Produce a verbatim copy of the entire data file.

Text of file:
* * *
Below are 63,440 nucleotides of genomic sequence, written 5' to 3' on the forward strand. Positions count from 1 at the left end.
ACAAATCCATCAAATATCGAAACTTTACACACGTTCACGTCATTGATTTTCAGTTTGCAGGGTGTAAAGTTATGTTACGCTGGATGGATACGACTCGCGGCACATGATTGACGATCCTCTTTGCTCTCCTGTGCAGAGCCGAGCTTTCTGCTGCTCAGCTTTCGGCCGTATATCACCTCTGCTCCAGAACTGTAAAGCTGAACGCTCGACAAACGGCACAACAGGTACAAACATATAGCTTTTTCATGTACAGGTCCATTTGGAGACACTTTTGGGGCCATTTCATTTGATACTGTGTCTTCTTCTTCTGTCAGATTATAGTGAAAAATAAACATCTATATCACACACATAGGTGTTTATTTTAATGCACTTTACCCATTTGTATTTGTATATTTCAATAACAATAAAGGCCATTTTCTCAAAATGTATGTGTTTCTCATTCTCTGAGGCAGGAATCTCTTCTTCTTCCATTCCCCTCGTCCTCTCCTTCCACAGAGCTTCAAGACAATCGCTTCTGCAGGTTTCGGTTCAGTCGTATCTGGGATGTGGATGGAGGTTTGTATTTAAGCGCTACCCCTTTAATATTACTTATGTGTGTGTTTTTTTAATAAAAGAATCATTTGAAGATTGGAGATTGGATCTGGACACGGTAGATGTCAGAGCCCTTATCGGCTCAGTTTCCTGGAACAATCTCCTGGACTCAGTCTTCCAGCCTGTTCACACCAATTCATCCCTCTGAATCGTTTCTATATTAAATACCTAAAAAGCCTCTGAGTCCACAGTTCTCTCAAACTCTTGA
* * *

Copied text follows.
Below are 63,440 nucleotides of genomic sequence, written 5' to 3' on the forward strand. Positions count from 1 at the left end.
ACAAATCCATCAAATATCGAAACTTTACACACGTTCACGTCATTGATTTTCAGTTTGCAGGGTGTAAAGTTATGTTACGCTGGATGGATACGACTCGCGGCACATGATTGACGATCCTCTTTGCTCTCCTGTGCAGAGCCGAGCTTTCTGCTGCTCAGCTTTCGGCCGTATATCACCTCTGCTCCAGAACTGTAAAGCTGAACGCTCGACAAACGGCACAACAGGTACAAACATATAGCTTTTTCATGTACAGGTCCATTTGGAGACACTTTTGGGGCCATTTCATTTGATACTGTGTCTTCTTCTTCTGTCAGATTATAGTGAAAAATAAACATCTATATCACACACATAGGTGTTTATTTTAATGCACTTTACCCATTTGTATTTGTATATTTCAATAACAATAAAGGCCATTTTCTCAAAATGTATGTGTTTCTCATTCTCTGAGGCAGGAATCTCTTCTTCTTCCATTCCCCTCGTCCTCTCCTTCCACAGAGCTTCAAGACAATCGCTTCTGCAGGTTTCGGTTCAGTCGTATCTGGGATGTGGATGGAGGTTTGTATTTAAGCGCTACCCCTTTAATATTACTTATGTGTGTGTTTTTTTAATAAAAGAATCATTTGAAGATTGGAGATTGGATCTGGACACGGTAGATGTCAGAGCCCTTATCGGCTCAGTTTCCTGGAACAATCTCCTGGACTCAGTCTTCCAGCCTGTTCACACCAATTCATCCCTCTGAATCGTTTCTATATTAAATACCTAAAAAGCCTCTGAGTCCACAGTTCTCTCAAACTCTTGA